Israeli companies explore listing options in Hong Kong, says PwC
Tel Aviv exchange has more than 500 listed companies while 78 Israeli firms are listed on US stock markets, with market capitalisations of between US$100m and US$30b
Israeli technology and health care companies are eyeing stock market listings in Hong Kong in a bid to establish closer ties with Chinese investors and customers, according to accounting giant PricewaterhouseCoopers.
The firm’s Israel partner Eitan Glazer has just led a delegation of companies to Hong Kong to meet with senior stock exchange officials and investors.
“There are an increasing number of Chinese investors in Israeli companies in the past five years. This has led many companies from Israel to show an interest in listing in Hong Kong. This will allow them to get closer to Chinese consumers and investors,” Glazer told the Post in an interview.
Glazer said either the stock exchange’s main board or the proposed Third Board would be attractive to Israeli companies.
To be eligible for a main board listing, companies must demonstrate a HK$50 million (US$ 6.42 million) cumulative profit in the three years leading up to a listing, and a profit of at least HK$20 million in the year prior.
The proposed Third Board will feature lower entry requirements designed to support start-ups, technology firms and overseas companies.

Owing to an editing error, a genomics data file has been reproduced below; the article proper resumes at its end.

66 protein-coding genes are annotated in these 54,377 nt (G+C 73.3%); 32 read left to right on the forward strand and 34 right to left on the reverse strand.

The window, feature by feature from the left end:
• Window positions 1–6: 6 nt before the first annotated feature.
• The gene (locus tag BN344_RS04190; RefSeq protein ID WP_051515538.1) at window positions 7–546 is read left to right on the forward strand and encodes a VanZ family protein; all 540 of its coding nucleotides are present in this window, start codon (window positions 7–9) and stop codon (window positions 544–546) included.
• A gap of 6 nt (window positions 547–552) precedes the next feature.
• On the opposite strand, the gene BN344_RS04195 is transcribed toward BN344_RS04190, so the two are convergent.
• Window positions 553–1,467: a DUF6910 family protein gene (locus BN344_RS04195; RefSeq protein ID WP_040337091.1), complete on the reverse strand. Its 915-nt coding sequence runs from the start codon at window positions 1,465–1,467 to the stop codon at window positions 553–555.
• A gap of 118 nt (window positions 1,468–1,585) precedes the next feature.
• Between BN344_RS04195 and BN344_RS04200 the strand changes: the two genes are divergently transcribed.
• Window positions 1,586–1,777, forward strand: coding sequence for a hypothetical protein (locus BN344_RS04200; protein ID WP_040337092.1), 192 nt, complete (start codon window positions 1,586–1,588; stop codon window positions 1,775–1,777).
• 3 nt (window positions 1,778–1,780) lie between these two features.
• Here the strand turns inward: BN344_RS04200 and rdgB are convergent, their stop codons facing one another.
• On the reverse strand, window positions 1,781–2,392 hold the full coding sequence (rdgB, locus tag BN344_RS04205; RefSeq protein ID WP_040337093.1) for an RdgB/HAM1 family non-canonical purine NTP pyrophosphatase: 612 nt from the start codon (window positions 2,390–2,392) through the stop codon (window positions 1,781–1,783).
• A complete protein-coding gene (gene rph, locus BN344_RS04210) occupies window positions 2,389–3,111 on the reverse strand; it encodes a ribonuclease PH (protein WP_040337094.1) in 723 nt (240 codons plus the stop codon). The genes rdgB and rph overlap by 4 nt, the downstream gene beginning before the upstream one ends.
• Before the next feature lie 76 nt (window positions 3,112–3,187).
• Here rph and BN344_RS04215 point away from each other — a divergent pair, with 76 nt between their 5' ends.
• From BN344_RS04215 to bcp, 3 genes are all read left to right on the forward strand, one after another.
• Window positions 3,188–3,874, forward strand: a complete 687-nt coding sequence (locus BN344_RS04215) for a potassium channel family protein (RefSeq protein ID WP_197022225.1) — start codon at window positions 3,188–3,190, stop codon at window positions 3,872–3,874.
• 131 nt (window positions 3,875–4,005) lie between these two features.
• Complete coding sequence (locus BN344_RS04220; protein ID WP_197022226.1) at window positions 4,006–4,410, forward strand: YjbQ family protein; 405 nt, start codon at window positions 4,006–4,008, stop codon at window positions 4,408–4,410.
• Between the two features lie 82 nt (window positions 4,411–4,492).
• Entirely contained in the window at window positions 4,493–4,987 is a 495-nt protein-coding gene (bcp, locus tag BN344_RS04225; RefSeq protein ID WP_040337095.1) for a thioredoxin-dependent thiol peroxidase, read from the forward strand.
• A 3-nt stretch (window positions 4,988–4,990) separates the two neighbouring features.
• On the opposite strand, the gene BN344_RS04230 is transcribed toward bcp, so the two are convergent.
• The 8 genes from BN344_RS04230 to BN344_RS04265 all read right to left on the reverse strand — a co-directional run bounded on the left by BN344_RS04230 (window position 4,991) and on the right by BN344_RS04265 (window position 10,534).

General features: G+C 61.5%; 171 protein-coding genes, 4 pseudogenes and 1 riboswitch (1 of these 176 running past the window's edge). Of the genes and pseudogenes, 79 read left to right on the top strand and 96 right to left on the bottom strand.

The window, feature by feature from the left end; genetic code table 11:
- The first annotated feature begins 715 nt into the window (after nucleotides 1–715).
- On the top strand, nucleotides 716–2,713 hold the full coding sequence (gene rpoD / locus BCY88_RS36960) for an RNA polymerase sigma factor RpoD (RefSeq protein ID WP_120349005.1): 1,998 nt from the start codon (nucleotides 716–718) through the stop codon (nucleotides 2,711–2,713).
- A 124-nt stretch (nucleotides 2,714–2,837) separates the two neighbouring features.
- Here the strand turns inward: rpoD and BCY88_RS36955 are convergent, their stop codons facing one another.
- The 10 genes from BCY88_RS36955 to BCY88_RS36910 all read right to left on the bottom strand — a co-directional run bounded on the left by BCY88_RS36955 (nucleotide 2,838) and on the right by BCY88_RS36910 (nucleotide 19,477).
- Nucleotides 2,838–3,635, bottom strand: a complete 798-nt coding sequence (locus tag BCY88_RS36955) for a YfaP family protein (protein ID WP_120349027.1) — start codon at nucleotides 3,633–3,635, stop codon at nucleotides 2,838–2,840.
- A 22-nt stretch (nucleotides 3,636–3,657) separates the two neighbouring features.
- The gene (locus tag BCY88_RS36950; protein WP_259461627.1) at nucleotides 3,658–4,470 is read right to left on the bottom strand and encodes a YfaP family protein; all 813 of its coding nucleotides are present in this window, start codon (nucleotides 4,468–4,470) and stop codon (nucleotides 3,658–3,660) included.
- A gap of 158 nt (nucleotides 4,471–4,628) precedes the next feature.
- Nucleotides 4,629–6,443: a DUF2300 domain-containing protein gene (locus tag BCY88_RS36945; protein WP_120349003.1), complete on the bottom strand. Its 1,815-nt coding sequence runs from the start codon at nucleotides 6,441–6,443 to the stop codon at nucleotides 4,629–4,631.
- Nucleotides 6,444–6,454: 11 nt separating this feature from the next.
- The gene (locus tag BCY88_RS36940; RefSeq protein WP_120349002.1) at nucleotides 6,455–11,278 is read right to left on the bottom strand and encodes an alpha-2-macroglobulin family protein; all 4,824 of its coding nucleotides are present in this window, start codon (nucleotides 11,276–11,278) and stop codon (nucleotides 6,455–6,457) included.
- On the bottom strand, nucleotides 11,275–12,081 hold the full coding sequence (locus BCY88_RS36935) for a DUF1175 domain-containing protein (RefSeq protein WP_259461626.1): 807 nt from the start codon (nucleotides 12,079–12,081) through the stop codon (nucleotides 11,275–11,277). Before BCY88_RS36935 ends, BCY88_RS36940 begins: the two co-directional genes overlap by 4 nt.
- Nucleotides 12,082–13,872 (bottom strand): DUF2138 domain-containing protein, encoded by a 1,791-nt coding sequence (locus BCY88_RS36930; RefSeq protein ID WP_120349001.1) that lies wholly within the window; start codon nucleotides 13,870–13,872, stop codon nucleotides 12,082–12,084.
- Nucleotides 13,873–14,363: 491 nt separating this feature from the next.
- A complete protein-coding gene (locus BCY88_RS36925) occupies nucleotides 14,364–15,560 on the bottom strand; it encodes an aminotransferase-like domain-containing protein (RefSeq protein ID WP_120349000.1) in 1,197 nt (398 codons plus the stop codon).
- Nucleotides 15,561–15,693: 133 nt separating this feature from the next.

Micki Shapira, partner of law firm Weinstock Zecler, said at least one Israeli firm is actively applying for a listing in Hong Kong.
Glazer said Israel has many innovative technology companies that would appeal to Chinese investors seeking exposure to new technology.
In terms of sectors, he said Israeli technology and health care companies were among the most outward-looking.
Israel’s stock market, the Tel Aviv Stock Exchange, has more than 500 listed companies. Meanwhile, 78 Israeli companies are listed on US stock markets, with market capitalisations ranging from US$100 million to more than US$30 billion.
Glazer said Israeli companies view a Hong Kong listing as helping to develop important synergies with consumers and business partners in Asia.
“Many of the already-listed companies, whether they be in the US or on the Tel Aviv Stock Exchange, have large exposure to the Chinese market, either through their shareholders or customers and business partners, and this is one of the reason why they are considering listing in Hong Kong,” he said.
Investing in Israeli companies is relatively new for Chinese investors according to data from Thomson Reuters. From a low base, investment flows began to pick up in 2014, rising to US$2 billion in 2015, and US$16.5 billion in 2016.
Two years ago PwC appointed senior manager Ram Maskalchi, based in Hong Kong, to lead a team to serve Israeli clients.
“I serve Hong Kong clients and also help Israeli companies to get connected and explore opportunities in this part of the world,” Maskalchi said. “As more and more Israeli companies choose the Hong Kong market for listing, naturally we will have more resources to support this.”